Enabling Long Shadows, High Detail Streaming and extending Shadows Distance seems safe. Turning on High Resolution Shadows and extending Distance Scaling, however, impacts performance up to 15%. These options do provide a certain increase in image fidelity, but they are not essential, and improved image quality with these settings enabled is in most cases barely noticeable. If you have powerful GPU with power to spare, then enable these options freely. Otherwise, just leave them on default settings.
When summing up impact performance of all graphics options, it is worth to translate all of these results in relative measures. I have, thus, made a following chart in which you can easily see how much each option actually costs:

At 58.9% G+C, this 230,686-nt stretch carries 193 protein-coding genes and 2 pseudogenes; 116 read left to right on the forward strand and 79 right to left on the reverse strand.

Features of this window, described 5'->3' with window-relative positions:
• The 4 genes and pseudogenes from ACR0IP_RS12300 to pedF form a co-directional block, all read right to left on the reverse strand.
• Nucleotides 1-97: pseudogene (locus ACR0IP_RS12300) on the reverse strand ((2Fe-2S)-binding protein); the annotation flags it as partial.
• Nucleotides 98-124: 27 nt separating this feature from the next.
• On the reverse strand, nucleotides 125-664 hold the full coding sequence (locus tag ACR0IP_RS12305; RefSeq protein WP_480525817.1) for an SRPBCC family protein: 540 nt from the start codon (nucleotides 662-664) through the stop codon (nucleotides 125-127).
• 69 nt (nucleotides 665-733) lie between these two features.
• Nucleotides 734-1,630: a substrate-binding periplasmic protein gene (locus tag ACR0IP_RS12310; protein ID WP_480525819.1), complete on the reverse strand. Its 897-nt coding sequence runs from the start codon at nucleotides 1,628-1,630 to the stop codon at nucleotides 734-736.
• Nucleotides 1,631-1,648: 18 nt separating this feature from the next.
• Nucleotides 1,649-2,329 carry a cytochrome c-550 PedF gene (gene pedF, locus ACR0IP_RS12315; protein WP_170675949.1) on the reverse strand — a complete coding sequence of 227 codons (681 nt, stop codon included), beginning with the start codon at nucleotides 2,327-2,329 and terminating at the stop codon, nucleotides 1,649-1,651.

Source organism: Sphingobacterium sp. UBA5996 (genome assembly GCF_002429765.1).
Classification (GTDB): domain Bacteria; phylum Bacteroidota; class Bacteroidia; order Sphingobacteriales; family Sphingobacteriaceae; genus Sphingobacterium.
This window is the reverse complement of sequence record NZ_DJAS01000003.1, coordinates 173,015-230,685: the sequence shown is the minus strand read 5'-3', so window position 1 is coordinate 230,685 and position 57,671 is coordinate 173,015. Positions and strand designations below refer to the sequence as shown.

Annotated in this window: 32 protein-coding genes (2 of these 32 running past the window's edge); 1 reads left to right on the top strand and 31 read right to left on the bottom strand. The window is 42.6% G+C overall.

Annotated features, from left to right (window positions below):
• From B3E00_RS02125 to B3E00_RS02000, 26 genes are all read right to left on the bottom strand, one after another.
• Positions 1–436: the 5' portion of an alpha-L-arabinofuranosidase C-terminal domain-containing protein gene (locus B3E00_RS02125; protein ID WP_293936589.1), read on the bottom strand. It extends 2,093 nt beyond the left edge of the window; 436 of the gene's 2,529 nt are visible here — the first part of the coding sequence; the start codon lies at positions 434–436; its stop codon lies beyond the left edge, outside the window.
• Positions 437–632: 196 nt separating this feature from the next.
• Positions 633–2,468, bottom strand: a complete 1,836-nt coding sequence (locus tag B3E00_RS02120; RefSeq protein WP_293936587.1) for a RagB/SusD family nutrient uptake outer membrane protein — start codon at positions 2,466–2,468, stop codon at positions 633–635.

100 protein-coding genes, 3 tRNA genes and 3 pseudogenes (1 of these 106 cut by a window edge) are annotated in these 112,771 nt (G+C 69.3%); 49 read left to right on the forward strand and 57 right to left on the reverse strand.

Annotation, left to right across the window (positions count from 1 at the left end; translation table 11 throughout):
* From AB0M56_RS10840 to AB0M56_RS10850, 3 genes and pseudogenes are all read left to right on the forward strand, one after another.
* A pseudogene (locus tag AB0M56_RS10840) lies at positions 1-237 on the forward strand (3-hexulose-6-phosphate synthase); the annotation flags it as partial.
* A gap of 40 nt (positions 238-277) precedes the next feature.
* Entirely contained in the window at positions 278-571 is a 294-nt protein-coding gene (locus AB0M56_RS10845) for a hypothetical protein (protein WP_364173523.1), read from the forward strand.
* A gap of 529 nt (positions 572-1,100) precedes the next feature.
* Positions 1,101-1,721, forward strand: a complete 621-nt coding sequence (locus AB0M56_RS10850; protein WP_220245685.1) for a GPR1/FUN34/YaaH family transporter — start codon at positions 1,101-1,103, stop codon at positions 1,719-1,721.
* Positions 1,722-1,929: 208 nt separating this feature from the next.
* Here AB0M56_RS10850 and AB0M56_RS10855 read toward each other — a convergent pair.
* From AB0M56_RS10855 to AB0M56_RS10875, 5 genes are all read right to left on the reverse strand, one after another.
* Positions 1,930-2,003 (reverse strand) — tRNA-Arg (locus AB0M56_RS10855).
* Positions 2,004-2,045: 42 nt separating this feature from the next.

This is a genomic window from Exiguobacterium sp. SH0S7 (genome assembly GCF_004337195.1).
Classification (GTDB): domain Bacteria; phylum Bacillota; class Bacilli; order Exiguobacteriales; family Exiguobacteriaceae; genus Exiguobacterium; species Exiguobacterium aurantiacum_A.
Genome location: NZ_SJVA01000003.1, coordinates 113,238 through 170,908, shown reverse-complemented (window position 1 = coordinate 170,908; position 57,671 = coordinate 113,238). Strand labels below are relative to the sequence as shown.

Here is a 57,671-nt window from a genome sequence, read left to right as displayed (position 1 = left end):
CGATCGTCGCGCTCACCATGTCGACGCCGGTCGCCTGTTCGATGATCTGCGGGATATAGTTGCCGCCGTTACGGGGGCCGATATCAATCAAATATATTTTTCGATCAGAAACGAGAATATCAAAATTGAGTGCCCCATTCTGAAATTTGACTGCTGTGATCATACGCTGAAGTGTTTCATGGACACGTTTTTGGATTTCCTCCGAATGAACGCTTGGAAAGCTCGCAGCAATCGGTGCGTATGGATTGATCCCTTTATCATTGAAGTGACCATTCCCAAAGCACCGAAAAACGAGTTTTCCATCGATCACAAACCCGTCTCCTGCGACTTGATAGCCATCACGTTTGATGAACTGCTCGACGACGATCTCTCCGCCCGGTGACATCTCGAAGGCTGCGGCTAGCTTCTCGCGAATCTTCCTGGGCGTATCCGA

As you can see increasing each option to maximum setting in GTA V will cost you same performance. Only exceptions seem to be Population Variety, Population Density, Long Shadows and High Detail Streaming options which might give an impression that enabling them will give you higher average frame rate. This assumption is most certainly wrong, since performance increase that these options provide is smaller than 0,5%, and as such is statistically insignificant and could be attributed to measurement error. Enabling these options, however, won’t impact performance at all so feel free to do with them whatever you want.